As demand returns, post-COVID transportation markets are struggling to maintain service levels. Precision Scheduled Railroading (“PSR”) with its asset and workforce reductions worked to reduce Class One operating ratios. Over the five years before the pandemic the Class Ones had already reduced headcount 33% through attrition and layoffs. During the pandemic workforce reduction continued as additional workers were put on furlough. Railcars were returned and locomotives stored. Now post-COVID, as demand returns, the lack of workforce and equipment is resulting in severe service deterioration. In a letter to the STB the American Chemistry Council reported railcars were waiting at railyards for over a week and travel times for some routes had more than doubled. Factories were running out of materials because of lack of material deliveries.

From testimony at the recent April Surface Transportation Board hearings: “Since the fourth quarter of 2021 rail service has deteriorated to such a degree that our industry is struggling…service disruptions have increased average transit times for Cargill’s private rail fleet by 15%…plants have had to slow production and temporarily shut down because there were no railcars available to deliver or ship product.”[1] PSR improved operating ratios by streamlining operations but it now appears it has resulted in the current service deterioration complained of by numerous shippers. Crew and locomotive shortages, and longer trains have worked to reduce train speed, increase asset and crew cycle times, and increase congestion. Rail shippers are faced with paying premiums to get the rail equipment needed to deliver raw material and ship product or switch to truck.

The past Memorial Day weekend demonstrated air travel is building on the resurgence that began earlier this spring. This year’s forecast marks the second highest single year increase in travelers since 2010 (2021 was the highest) bringing domestic volumes almost in line with pre-pandemic levels. Triple A expects 3 million people to travel by air, a 25% increase. Air carriers are planning for a record-breaking summer. The Chicago Department of Aviation is expecting an increase of 47.4% in travelers transiting through O’Hare compared to the same period last year. But air carriers have thousands fewer employees than in 2019. And the Federal Aviation Administration issued only 4,928 Airline Transport Pilot (“ATP”) certificates for the full calendar year 2021 (that’s less than half the number of pilots the commercial aviation industry projects it needs to hire this year). The industry’s outlook was summarized last month on a United Airlines April 21st earnings call, when CEO Scott Kirby said the airlines need to hire 13,000 pilots this year, but training produces just 5,000 to 7,000 pilots annually.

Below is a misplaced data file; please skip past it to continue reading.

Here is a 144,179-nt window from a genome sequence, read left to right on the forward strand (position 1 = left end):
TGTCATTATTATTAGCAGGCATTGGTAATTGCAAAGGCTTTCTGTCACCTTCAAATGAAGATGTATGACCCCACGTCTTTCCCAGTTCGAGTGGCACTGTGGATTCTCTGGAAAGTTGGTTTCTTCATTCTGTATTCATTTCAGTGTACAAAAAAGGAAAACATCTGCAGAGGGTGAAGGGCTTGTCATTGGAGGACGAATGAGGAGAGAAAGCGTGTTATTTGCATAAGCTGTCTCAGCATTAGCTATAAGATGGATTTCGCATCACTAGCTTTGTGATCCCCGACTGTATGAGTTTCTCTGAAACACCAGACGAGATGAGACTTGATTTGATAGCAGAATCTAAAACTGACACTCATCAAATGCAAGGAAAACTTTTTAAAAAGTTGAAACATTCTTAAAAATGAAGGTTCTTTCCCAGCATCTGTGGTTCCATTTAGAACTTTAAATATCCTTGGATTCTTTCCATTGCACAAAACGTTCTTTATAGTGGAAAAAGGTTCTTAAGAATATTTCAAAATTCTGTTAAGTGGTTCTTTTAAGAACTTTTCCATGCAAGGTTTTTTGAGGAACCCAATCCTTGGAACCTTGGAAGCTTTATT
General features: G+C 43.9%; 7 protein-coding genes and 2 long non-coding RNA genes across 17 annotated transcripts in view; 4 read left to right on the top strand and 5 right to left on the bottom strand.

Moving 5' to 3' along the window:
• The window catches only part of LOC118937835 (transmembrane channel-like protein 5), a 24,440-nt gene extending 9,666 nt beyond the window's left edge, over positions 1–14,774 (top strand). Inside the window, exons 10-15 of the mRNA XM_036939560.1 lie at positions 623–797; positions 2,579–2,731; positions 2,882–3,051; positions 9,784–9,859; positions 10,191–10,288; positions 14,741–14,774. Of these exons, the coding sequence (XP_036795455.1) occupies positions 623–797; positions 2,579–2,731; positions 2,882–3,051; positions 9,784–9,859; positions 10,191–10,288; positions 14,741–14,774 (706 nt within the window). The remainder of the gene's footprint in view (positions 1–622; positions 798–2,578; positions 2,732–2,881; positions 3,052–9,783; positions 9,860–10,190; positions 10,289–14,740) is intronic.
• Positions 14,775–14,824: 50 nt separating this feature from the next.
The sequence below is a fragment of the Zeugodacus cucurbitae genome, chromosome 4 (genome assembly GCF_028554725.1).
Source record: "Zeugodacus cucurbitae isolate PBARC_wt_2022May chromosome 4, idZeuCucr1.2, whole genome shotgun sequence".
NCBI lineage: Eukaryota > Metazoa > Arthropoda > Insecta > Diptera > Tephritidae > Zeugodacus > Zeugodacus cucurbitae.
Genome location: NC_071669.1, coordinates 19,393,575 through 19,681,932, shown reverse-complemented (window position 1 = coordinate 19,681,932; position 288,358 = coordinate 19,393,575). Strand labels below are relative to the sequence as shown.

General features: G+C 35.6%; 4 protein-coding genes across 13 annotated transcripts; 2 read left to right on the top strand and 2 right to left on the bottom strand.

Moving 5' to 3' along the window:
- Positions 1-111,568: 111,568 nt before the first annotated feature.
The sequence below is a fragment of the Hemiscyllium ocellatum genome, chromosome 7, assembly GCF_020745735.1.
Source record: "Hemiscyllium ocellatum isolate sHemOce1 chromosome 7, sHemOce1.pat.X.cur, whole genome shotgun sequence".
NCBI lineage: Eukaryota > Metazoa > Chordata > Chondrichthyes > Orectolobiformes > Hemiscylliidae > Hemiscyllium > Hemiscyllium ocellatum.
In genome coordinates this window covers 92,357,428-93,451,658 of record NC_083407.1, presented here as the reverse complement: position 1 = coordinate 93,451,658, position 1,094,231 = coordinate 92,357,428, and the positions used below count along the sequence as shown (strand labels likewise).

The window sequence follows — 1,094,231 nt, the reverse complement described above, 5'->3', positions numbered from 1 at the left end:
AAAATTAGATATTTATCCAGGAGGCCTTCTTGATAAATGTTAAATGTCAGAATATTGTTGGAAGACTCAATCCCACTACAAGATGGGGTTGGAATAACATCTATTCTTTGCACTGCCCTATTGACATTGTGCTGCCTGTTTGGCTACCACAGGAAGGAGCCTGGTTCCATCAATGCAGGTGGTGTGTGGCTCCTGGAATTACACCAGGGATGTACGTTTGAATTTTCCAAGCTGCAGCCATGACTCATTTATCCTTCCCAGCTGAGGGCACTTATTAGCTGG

Both the airline and the rail industry cut capacity and implemented cost-cutting measures during the pandemic. Air carriers offered pilots incentives to retire early. The rails implemented PSR, reduced workforce and returned equipment. Deteriorating service levels show both have cut too deep and were unprepared to manage through a recovery. Add the challenges involved in restarting supply chains (which are still being influenced by China’s ‘Zero Covid’ lockdowns), market volatility resulting from Russia’s Ukrainian war’s impact on oil and grain and the negative impact of too much Covid stimulus and we now have U.S. oil prices hovering around $115 a barrel. As fuel demand disappeared during the pandemic, refiners around the world closed older, less profitable plants (one million barrels a day of refining capacity were closed in the U.S.). There are now fewer refineries to convert oil into fuel than before the pandemic (and there are no plans to add significant refining capacity as fuel demands grow).

Pricing pressures will continue. As the Federal Reserve raises interest rates, investment in existing aero and rail transportation will become more attractive. In a turbulent recovery there is opportunity. For results in this market, work with an experienced equipment focused specialist. Call RESIDCO.

Glenn P. Davis, 312-635-3161

[1] Cargill testimony at a recent Surface Transportation Board Hearing, April 26, 2022.

0 replies

Leave a Reply

Want to join the discussion?
Feel free to contribute!

Leave a Reply

Your email address will not be published. Required fields are marked *